Skip to main content
ARS Home » Southeast Area » Athens, Georgia » U.S. National Poultry Research Center » Exotic & Emerging Avian Viral Diseases Research » Research » Publications at this Location » Publication #315534

Research Project: Intervention Strategies to Control and Prevent Disease Outbreaks Caused by Avian Influenza and Other Emerging Poultry Pathogens

Location: Exotic & Emerging Avian Viral Diseases Research

Title: Antigen detection systems

Author
item Pantin-jackwood, Mary
item Williams, Susan - University Of Georgia

Submitted to: Book Chapter
Publication Type: Book / Chapter
Publication Acceptance Date: 3/31/2015
Publication Date: N/A
Citation: N/A

Interpretive Summary: Infectious agents or their constituent parts (antigens or nucleic acids) can be detected in fresh, frozen, or fixed tissues or other specimens, using a variety of direct or indirect assays. The assays can be modified to yield the greatest sensitivity and specificity but in most cases a particular methodology is chosen based on the nature of the sample, availability of equipment, quality of reagents, time, cost, and technical expertise. Bacteria, fungi, parasites or viruses can be visualized directly using light or electron microscopy. Although these procedures can be performed quickly, they are insensitive and require specialized equipment and technical support. Some tests such as agglutination reactions or immunodiffusion assays are simple and inexpensive but they can only be used to identify a particular etiologic agent possessing agglutinative or soluble antigens, respectively. Special histochemical stains can be inexpensive depending on the stain but can generate hazardous wastes that would need special disposal. The more cumbersome techniques such as antigen-capture enzyme-linked immunosorbent assays, immunohistochemical staining, or in situ hybridization offer increased sensitivity and specificity but require good quality reagents, additional pretreatment steps prior to testing, and a higher level of technical training. To optimize antigen detection systems for diagnostic and research purposes, it is important to become familiar with the limitations of the assays and to understand the pathogenesis of the suspected etiologic agent, to correctly select the timing and type of tissue samples for testing.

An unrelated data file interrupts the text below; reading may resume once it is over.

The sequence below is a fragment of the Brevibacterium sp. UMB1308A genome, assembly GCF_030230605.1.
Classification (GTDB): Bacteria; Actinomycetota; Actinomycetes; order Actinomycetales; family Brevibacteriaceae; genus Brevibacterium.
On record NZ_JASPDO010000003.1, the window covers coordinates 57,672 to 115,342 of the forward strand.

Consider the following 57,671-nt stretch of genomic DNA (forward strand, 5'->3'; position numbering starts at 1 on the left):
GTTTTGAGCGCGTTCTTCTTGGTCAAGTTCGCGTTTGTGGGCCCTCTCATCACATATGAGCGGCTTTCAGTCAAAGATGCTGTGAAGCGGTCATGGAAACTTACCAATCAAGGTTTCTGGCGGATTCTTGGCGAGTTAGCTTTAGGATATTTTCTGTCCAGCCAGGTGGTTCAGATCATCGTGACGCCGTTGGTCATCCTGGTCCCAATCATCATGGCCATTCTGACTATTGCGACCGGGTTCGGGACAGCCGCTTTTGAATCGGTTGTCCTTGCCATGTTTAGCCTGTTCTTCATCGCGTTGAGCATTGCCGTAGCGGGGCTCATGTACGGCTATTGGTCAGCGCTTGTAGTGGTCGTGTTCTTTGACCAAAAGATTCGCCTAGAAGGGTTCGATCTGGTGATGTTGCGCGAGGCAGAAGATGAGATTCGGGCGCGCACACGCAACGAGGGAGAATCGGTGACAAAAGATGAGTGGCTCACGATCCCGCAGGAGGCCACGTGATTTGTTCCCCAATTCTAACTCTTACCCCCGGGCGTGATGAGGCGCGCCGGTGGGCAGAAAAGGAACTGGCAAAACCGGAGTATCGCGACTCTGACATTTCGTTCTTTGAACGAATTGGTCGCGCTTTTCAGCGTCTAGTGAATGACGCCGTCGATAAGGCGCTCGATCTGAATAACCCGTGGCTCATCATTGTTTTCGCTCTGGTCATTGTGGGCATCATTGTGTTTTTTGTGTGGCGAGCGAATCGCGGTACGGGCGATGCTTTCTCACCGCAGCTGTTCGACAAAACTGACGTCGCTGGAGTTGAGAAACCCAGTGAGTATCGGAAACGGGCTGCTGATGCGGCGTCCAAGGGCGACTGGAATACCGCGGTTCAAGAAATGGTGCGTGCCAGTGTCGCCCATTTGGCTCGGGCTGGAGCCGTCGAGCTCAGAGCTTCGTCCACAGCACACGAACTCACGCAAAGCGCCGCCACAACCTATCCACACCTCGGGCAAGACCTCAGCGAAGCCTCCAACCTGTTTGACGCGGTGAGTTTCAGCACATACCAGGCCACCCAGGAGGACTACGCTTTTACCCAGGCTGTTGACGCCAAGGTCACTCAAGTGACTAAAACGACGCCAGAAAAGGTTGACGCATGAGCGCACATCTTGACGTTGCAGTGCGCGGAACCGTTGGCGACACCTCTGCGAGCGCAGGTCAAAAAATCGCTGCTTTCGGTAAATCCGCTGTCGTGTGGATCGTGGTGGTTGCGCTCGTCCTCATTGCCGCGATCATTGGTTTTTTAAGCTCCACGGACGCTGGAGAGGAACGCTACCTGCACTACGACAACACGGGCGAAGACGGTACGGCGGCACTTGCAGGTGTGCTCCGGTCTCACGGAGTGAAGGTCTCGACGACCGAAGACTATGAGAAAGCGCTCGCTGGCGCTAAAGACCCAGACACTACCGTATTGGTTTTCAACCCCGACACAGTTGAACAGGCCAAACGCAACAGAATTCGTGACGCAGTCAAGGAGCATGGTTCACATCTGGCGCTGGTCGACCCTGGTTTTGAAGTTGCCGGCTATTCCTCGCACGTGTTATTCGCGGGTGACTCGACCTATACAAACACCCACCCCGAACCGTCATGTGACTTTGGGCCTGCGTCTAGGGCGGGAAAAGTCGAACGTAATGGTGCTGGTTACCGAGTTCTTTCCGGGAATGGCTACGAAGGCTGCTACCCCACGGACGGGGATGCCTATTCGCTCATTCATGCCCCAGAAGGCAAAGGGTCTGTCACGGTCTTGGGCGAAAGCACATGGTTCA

Technical Abstract: Infectious agents or their constituent parts (antigens or nucleic acids) can be detected in fresh, frozen, or fixed tissues or other specimens, using a variety of direct or indirect assays. The assays can be modified to yield the greatest sensitivity and specificity but in most cases a particular methodology is chosen based on the nature of the sample, availability of equipment, quality of reagents, time, cost, and technical expertise. Bacteria, fungi, parasites or viruses can be visualized directly using light or electron microscopy. Although these procedures can be performed quickly, they are insensitive and require specialized equipment and technical support. Some tests such as agglutination reactions or immunodiffusion assays are simple and inexpensive but they can only be used to identify a particular etiologic agent possessing agglutinative or soluble antigens, respectively. Special histochemical stains can be inexpensive depending on the stain but can generate hazardous wastes that would need special disposal. The more cumbersome techniques such as antigen-capture enzyme-linked immunosorbent assays, immunohistochemical staining, or in situ hybridization offer increased sensitivity and specificity but require good quality reagents, additional pretreatment steps prior to testing, and a higher level of technical training. To optimize antigen detection systems for diagnostic and research purposes, it is important to become familiar with the limitations of the assays and to understand the pathogenesis of the suspected etiologic agent, to correctly select the timing and type of tissue samples for testing.